“How many lines I’ve ended, just by loving someone,” Miriam said. “It’s not fair.” They were quiet a moment. “My mother always told me that love was something special. Something to be treasured. But as my life’s gone on, I’ve felt it bring nothing but sorrow in the end.”
“Have you told them that? The ones you love?” Summer asked.
“Yes, but they don’t understand, Summer,” Miriam replied. “How can they?”
Summer took a deep breath, before letting out a deep exhale. “Now I understand why you came to me for advice,” he said. “But Miriam, I think you have chosen poorly.”
Miriam lifted her head, giving Summer a confused look. “What do you mean?” she asked.
“I have lived for quite some time, it is true, but I fear I lack the experience necessary to assist with your problem,” he said. “In my lifetime, I have had one, single daughter.” Summer cast his gaze skywards. “Autumn. My Autumn. In spite of all the world, the suffering that surrounds us, she is a light in my life, a reason to be.” Summer turned towards Miriam, his face wearing a serious expression. “But she is still here, Miriam. And so long as the world marches forward, she will always be here.” Summer let out a chuckle. “I suspect all of us Seasons shall continue on for quite some time. As long as there is life, we will continue the cycle, watching over you as you carry on. And if one of us were to disappear, the rest would soon follow.” Summer paused a moment. “You see Miriam? I have yet to experience such a thing, and I suspect I never shall.”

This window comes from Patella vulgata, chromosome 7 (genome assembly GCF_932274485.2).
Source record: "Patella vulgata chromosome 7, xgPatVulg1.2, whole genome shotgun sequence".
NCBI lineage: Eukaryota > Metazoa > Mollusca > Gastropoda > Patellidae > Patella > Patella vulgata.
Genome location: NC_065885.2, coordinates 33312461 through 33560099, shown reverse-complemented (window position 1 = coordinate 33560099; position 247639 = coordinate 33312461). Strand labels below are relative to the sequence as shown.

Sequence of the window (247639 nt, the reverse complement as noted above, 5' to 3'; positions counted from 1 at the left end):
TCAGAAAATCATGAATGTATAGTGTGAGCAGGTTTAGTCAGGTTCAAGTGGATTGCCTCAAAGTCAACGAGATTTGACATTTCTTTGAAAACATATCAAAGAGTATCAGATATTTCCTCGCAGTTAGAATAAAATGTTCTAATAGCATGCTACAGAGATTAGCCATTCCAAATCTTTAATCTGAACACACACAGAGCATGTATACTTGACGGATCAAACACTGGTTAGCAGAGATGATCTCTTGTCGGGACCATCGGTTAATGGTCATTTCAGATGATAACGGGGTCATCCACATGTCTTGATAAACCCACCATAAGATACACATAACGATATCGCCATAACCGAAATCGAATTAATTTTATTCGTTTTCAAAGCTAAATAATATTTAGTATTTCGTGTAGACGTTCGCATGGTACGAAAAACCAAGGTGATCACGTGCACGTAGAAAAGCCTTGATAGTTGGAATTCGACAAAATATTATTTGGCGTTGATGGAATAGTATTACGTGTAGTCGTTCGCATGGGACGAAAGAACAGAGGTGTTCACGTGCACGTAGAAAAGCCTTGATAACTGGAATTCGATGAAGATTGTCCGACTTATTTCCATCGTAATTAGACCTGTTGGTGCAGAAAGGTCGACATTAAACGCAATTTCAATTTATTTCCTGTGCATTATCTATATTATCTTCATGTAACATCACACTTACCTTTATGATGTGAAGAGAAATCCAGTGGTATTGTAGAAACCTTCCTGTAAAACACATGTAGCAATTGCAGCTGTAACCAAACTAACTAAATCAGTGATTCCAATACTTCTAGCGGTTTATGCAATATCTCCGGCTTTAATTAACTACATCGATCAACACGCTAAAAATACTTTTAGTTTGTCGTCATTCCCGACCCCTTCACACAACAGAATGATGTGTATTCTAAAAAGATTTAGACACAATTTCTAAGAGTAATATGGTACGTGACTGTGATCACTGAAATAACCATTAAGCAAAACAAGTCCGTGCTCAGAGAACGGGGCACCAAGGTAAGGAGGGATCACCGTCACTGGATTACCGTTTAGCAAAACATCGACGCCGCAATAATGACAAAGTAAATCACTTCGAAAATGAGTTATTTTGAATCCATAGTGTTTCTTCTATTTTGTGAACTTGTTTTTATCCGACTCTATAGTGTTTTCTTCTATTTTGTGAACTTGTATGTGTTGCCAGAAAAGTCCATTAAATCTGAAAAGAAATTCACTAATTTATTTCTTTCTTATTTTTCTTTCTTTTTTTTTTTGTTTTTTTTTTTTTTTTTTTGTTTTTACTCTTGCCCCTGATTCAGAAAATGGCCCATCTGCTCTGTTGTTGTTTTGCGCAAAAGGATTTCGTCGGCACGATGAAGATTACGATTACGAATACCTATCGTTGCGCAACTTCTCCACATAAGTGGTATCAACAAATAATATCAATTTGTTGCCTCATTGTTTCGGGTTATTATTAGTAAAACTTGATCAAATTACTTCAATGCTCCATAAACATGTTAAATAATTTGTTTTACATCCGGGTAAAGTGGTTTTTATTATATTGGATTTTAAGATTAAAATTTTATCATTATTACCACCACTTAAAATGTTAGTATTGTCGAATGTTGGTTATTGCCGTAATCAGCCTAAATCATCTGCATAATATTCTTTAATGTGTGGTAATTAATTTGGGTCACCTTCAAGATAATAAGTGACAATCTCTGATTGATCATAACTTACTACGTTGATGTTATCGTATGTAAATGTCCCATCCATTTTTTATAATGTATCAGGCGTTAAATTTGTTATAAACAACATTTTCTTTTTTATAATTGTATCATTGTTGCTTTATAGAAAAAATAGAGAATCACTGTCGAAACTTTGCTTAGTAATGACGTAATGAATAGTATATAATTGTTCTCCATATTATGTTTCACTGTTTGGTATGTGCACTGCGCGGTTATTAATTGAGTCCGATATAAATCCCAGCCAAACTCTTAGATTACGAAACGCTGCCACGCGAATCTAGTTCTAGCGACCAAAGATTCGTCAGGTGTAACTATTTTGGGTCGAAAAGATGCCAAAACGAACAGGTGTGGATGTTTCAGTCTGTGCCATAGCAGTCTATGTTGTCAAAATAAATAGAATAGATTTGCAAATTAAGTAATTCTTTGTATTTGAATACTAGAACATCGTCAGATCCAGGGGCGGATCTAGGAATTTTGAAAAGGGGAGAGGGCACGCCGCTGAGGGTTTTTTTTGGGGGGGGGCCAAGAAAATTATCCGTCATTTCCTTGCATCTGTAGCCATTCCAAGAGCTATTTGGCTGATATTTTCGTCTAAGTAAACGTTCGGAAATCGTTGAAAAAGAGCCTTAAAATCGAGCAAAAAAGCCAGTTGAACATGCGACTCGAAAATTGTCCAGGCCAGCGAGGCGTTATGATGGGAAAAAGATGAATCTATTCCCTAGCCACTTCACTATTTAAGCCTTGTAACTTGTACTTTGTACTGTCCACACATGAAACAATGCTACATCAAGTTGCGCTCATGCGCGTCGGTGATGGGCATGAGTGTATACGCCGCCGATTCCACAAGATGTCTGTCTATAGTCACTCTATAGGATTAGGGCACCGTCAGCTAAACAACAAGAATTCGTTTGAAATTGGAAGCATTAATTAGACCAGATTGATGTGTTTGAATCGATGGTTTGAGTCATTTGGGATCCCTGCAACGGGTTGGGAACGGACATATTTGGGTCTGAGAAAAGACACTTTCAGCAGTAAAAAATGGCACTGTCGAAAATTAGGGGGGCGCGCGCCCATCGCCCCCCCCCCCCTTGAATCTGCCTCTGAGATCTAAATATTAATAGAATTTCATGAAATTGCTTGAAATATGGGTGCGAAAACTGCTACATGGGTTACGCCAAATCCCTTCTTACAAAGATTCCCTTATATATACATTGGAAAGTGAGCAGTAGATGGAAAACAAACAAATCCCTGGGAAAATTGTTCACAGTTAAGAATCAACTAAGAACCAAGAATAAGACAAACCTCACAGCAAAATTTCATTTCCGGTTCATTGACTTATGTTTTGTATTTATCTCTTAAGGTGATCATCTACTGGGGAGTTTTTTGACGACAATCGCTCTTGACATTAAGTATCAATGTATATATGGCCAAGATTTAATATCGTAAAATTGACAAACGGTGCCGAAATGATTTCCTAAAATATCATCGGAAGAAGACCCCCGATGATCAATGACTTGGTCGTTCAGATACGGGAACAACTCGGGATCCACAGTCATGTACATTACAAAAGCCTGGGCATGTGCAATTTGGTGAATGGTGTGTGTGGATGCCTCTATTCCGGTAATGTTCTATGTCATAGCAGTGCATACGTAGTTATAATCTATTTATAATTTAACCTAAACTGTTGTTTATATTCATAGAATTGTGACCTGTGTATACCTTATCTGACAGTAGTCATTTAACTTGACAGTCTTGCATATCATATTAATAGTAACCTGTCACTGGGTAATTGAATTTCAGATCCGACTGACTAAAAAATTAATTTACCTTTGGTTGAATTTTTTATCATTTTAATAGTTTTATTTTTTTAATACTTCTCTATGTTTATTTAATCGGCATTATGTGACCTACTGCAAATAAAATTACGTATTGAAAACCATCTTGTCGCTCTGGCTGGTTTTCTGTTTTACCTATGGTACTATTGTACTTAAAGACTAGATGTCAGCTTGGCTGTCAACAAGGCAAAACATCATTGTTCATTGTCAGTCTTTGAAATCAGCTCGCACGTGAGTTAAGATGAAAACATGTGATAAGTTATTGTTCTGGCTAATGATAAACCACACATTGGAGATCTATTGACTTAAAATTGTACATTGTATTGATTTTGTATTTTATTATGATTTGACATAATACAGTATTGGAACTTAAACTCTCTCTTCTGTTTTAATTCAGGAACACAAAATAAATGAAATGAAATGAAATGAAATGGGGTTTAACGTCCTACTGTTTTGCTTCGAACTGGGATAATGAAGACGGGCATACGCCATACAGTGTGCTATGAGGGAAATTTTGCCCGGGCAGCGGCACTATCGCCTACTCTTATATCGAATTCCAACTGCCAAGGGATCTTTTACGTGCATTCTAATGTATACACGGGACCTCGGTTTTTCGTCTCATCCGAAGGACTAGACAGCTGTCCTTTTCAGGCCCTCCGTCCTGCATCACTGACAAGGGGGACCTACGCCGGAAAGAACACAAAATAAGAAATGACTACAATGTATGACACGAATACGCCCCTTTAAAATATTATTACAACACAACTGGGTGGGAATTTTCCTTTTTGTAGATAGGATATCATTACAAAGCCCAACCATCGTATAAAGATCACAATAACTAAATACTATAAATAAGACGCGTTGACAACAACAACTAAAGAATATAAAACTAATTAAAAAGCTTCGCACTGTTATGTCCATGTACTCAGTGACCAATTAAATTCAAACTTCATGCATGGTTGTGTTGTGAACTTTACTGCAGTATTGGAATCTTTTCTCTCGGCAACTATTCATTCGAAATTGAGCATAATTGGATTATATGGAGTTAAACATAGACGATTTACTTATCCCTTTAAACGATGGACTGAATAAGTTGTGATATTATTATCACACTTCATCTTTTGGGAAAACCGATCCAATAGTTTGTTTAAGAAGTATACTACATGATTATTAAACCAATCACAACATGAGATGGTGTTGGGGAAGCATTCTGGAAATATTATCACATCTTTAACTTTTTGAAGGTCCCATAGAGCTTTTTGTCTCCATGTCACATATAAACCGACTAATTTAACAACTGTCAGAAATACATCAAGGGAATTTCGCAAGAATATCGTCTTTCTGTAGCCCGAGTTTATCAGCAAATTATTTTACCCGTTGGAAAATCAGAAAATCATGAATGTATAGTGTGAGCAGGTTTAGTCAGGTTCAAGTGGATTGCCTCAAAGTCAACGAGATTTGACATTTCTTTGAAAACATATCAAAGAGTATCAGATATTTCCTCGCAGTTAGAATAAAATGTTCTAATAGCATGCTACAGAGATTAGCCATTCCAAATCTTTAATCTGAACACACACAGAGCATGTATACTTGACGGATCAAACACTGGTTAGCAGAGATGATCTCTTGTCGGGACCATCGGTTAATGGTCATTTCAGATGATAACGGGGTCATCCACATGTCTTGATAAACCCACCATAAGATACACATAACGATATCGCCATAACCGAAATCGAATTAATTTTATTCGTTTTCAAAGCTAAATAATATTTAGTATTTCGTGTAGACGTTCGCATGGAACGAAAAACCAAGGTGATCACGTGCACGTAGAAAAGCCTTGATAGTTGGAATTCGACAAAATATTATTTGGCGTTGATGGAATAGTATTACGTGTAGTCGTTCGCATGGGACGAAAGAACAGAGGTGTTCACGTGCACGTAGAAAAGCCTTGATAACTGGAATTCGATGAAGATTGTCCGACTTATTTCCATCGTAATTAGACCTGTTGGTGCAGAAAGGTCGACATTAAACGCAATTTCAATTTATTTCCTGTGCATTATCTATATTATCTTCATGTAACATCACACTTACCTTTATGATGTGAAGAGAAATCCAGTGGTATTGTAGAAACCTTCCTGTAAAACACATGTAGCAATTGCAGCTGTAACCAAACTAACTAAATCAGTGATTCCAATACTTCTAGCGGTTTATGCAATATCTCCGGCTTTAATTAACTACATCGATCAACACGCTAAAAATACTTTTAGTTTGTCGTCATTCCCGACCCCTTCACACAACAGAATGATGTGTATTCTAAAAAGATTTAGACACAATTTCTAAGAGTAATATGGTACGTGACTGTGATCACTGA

Miriam dropped her gaze to the water, staring deep into it. “So even you cannot help me,” Miriam said. She chuckled. “No wonder Father secluded himself from the world,” she whispered.
“Your Father was a complicated man,” Summer replied. “His… circumstances… were unique. He wished not for children or his bloodline to continue. But your Mother decided against it, betraying his final wish, and in time, bore you with another.” Summer glanced over at Miriam, giving her a warm smile. “And I think she was right in her decision.” Miriam kept her eyes downcast, not looking up.
“Miriam,” Summer said quietly, “You said before that you are not able to bear your lover children. Why?”
“A trait from one of my Mothers,” she replied. “A side effect from her blood. A succubus can control their fertility at will. A racial trait passed down. But I’m not a succubus. So when I was born, I was already barren, with no way to reverse the effect.”